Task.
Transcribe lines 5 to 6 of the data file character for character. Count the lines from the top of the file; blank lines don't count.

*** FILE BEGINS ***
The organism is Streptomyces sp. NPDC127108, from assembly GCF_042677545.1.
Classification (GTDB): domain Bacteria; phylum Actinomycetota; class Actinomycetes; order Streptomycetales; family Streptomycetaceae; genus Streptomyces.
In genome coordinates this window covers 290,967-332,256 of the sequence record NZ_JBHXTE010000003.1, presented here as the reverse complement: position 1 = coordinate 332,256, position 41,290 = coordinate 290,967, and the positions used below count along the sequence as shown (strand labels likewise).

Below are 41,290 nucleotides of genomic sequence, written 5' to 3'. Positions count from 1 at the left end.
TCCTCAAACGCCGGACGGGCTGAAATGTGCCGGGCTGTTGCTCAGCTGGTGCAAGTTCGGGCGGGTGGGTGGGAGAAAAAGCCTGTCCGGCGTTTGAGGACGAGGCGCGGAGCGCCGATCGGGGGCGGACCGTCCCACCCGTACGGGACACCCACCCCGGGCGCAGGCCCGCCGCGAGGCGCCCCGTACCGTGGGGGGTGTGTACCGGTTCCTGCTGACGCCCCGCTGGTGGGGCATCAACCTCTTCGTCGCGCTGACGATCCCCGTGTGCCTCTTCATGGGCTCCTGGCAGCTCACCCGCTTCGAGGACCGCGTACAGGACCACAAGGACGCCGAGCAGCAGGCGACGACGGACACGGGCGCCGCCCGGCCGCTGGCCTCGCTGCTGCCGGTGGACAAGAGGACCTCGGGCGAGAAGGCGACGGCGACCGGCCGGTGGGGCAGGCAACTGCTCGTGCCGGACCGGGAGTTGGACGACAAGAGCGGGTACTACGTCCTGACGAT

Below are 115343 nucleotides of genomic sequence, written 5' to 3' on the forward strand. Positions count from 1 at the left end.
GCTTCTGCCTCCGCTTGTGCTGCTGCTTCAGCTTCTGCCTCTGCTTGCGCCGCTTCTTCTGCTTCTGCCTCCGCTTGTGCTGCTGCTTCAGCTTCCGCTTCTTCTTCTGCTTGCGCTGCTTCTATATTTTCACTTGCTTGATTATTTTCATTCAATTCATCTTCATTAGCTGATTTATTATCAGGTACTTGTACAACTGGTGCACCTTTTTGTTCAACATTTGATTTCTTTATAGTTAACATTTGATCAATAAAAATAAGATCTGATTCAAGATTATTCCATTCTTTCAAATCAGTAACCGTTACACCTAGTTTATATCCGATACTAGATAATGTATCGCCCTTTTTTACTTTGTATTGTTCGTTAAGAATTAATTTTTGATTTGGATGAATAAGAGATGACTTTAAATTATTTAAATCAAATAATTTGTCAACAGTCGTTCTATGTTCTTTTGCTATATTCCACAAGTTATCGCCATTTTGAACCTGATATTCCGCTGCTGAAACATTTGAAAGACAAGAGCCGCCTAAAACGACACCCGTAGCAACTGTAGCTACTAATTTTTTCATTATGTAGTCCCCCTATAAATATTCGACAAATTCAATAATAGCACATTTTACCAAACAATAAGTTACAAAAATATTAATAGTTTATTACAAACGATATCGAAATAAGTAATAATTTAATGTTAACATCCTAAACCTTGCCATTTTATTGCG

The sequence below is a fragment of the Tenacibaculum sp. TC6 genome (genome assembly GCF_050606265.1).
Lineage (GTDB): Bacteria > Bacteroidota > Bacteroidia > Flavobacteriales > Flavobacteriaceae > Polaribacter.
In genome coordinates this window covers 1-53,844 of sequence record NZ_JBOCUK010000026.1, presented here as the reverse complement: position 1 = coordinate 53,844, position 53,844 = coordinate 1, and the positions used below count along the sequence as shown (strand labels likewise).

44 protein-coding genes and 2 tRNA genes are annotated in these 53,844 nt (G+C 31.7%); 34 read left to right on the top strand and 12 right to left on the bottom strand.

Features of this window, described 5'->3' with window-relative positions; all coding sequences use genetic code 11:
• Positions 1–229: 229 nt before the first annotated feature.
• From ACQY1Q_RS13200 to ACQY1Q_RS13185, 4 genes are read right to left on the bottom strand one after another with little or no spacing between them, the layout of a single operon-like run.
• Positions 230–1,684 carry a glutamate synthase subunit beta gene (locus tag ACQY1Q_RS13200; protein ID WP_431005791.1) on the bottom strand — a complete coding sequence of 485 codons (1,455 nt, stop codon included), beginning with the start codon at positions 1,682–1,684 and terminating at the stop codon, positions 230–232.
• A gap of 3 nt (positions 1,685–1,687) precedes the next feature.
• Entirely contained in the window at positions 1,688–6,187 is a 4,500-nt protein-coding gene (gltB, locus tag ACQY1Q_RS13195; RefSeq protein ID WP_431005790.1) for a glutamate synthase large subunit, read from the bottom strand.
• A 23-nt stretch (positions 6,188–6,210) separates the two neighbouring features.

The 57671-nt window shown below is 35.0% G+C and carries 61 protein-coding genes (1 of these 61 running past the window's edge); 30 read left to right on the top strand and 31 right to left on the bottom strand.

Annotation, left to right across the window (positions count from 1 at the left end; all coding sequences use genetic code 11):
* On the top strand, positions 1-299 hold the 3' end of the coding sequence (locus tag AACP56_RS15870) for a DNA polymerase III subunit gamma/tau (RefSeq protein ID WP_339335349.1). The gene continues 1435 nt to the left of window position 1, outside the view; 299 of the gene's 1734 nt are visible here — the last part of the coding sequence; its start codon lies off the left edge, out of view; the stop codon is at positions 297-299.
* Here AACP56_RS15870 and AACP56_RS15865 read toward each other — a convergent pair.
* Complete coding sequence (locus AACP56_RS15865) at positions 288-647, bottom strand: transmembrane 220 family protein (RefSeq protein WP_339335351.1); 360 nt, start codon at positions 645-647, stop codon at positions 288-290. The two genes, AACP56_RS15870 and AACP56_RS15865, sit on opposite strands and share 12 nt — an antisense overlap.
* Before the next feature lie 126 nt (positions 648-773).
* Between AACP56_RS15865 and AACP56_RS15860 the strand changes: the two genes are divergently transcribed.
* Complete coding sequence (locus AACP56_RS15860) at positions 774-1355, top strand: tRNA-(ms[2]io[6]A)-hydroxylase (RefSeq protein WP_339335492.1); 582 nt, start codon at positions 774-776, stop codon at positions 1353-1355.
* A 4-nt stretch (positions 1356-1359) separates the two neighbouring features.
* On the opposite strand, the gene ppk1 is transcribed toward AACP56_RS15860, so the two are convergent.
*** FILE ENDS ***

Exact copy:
TCCTCAAACGCCGGACGGGCTGAAATGTGCCGGGCTGTTGCTCAGCTGGTGCAAGTTCGGGCGGGTGGGTGGGAGAAAAAGCCTGTCCGGCGTTTGAGGACGAGGCGCGGAGCGCCGATCGGGGGCGGACCGTCCCACCCGTACGGGACACCCACCCCGGGCGCAGGCCCGCCGCGAGGCGCCCCGTACCGTGGGGGGTGTGTACCGGTTCCTGCTGACGCCCCGCTGGTGGGGCATCAACCTCTTCGTCGCGCTGACGATCCCCGTGTGCCTCTTCATGGGCTCCTGGCAGCTCACCCGCTTCGAGGACCGCGTACAGGACCACAAGGACGCCGAGCAGCAGGCGACGACGGACACGGGCGCCGCCCGGCCGCTGGCCTCGCTGCTGCCGGTGGACAAGAGGACCTCGGGCGAGAAGGCGACGGCGACCGGCCGGTGGGGCAGGCAACTGCTCGTGCCGGACCGGGAGTTGGACGACAAGAGCGGGTACTACGTCCTGACGAT

Below are 115343 nucleotides of genomic sequence, written 5' to 3' on the forward strand. Positions count from 1 at the left end.